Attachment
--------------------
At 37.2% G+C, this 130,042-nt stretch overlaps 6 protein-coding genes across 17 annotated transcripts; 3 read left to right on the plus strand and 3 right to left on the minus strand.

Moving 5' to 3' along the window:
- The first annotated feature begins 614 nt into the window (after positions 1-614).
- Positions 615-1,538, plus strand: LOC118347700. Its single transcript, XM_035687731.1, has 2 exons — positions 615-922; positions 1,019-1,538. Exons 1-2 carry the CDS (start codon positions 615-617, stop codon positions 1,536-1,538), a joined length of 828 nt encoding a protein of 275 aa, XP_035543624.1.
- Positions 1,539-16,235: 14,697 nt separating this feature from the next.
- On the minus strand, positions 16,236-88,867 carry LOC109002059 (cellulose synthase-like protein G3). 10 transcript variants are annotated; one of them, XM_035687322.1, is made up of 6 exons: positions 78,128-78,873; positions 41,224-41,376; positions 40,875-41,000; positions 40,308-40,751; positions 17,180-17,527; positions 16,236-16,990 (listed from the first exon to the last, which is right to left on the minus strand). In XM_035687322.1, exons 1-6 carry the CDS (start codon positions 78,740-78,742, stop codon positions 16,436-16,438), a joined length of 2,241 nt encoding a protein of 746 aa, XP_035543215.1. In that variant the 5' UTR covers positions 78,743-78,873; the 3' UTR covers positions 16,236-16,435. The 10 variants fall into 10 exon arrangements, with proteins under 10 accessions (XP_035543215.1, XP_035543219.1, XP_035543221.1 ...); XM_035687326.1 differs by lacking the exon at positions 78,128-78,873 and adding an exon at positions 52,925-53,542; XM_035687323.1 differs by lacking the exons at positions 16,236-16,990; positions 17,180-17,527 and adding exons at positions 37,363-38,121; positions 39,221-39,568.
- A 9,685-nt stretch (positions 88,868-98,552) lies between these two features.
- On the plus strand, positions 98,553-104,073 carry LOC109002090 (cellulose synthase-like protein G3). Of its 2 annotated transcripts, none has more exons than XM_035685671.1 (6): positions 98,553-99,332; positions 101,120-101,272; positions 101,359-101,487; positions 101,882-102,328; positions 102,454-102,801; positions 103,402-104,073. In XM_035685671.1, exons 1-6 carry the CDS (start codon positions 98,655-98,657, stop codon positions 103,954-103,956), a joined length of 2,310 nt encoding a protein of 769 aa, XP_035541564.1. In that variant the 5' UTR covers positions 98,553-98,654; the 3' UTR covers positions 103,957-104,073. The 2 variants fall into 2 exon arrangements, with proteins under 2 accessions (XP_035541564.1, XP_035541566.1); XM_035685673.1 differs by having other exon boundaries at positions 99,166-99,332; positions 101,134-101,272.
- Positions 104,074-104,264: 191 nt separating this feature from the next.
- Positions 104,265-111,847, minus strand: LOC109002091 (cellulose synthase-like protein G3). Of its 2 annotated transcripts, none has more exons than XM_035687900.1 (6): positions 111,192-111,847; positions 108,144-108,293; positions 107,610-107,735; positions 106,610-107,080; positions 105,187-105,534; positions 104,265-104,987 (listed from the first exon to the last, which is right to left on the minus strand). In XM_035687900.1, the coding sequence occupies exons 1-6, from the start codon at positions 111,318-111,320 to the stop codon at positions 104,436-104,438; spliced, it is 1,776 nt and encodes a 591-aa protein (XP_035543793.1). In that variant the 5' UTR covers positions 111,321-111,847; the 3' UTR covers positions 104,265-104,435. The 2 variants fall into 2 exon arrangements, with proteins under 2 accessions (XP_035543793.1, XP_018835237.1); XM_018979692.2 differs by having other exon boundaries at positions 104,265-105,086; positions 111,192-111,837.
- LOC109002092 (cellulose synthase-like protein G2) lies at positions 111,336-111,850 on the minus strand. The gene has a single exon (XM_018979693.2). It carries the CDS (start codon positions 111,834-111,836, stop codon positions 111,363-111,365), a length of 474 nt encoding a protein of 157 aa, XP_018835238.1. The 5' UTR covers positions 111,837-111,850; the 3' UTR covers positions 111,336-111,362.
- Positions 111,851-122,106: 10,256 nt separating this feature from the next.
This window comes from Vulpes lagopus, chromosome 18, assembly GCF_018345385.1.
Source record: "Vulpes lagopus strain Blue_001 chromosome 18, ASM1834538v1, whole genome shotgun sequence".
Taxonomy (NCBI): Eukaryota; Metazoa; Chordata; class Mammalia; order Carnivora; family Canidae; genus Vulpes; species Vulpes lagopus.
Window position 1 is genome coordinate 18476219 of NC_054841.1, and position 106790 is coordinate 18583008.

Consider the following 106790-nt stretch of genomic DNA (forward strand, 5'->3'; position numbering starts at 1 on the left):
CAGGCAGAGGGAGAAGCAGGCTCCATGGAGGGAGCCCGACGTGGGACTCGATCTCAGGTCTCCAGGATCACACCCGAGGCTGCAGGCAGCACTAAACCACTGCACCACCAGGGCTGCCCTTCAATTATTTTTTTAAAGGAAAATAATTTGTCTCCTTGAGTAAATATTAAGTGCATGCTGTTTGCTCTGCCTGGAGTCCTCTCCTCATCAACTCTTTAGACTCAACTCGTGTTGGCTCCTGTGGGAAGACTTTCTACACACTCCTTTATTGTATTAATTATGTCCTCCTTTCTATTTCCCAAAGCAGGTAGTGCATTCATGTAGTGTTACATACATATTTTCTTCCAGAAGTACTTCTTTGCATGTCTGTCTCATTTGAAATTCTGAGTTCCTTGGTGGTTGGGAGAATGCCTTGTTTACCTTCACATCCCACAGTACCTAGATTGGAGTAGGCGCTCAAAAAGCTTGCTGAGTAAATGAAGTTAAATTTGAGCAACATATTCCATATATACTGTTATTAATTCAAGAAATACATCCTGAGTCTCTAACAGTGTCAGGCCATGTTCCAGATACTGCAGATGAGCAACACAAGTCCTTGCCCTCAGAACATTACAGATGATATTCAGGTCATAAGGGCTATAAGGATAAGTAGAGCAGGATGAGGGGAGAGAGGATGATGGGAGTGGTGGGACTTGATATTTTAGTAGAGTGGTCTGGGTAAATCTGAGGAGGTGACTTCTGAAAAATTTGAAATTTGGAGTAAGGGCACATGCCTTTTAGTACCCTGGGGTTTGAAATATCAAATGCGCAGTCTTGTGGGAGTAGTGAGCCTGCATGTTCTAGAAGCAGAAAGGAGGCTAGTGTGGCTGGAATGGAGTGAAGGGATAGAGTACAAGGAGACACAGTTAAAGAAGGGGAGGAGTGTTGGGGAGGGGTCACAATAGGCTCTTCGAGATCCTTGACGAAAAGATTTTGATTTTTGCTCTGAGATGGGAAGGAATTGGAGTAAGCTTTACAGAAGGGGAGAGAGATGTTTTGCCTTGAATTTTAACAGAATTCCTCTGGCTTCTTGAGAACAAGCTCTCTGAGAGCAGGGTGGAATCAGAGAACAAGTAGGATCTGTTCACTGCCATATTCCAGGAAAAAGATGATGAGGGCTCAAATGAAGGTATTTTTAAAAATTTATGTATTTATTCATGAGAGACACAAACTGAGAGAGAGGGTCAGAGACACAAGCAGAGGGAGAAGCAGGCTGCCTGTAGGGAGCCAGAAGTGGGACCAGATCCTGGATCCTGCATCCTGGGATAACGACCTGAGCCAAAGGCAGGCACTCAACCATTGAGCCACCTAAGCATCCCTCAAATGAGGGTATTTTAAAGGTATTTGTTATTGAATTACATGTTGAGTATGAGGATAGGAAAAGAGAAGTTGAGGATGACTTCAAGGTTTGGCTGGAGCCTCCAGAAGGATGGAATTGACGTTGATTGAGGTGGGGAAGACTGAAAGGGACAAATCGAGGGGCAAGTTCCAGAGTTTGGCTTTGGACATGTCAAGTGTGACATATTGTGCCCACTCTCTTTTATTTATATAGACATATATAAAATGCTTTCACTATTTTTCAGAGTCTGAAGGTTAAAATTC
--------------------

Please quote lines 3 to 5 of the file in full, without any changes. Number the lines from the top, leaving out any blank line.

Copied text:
- The first annotated feature begins 614 nt into the window (after positions 1-614).
- Positions 615-1,538, plus strand: LOC118347700. Its single transcript, XM_035687731.1, has 2 exons — positions 615-922; positions 1,019-1,538. Exons 1-2 carry the CDS (start codon positions 615-617, stop codon positions 1,536-1,538), a joined length of 828 nt encoding a protein of 275 aa, XP_035543624.1.
- Positions 1,539-16,235: 14,697 nt separating this feature from the next.